While Zimbabwe and Zambia squabble over fishing rights in the world’s biggest dam, an invasion of Australian crayfish and Nile tilapia is threatening to wreak havoc with Lake Kariba’s indigenous species.

Built in the 1950s, the 280km- long reservoir hosts an industry that has more than 1 100 commercial boats that hunt shoals of 7cm-long Tanganyika sardines, known locally as kapenta, at night.

The boat fleet is more than double the recommended number on the lake, yet catches on the Zimbabwean side have plunged by more than half over the past two decades.

Under a 1999 agreement, Zimbabwe had the right to 55 percent of the boats on the lake, whose kapenta population could support 500 rigs, the Zimbabwe Parks and Wildlife Management Authority said in response to questions.

Zambia had 185 licensed boats in 2000, the UN Food and Agriculture Organisation said.
The kapenta, which are attracted using fluorescent lights then scooped up in round nets, are dried and sold in both countries as a cheap protein source.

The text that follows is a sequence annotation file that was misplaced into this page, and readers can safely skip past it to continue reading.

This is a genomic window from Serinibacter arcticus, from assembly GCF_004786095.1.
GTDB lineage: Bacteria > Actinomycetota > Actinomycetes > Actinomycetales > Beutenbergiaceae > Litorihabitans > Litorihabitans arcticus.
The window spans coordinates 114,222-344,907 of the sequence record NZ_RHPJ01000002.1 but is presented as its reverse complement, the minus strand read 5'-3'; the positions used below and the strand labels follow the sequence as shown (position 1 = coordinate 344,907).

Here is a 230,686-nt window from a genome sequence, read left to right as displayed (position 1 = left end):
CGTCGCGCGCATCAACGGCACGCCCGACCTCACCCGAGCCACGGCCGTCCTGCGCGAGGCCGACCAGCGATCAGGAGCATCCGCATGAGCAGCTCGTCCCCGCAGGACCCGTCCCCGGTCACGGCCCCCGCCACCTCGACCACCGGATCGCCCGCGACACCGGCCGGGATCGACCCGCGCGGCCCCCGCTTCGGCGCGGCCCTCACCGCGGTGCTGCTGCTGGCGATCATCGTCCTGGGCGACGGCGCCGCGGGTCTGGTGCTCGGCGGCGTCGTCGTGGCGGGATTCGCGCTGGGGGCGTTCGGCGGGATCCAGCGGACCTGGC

Zambia now had 725 kapenta rigs on the lake, while Zimbabwe had 406, the Zimbabwe parks authority said.

“Nothing seems to be improving,” Chareka said as he surveyed the catch, flanked by five workmates. “There is no more kapenta to talk about here, there are too many boats, too much fishing not just on the Zimbabwean side, but even on the Zambian side.”

The total kapenta catch in Zimbabwe is forecast to fall to 8 500 tons this year from 8 746 tons last year, according to Zimbabwe Parks. That compared with a record catch of 19 957 tons in Zimbabwe in 1993 and a record combined catch of 28 843 tons that year, Madamombe said in the research paper.
Zambia is supposed to cut its number of rigs by 50 a year over the next decade while Zimbabwe will reduce its fleet by 13 a year, according to Zimbabwe Parks. The countries will conduct an acoustic survey later this year to assess the total population.

While both sides had too many boats, the Zimbabwean side was better regulated, said Kennedy Siabuwowa, a hotel worker in Zambia who quit kapenta fishing because of the low catches. “They have good controls for fishing,” he said from Siavonga, on the northern shore of Kariba. “They normally follow the rules.”



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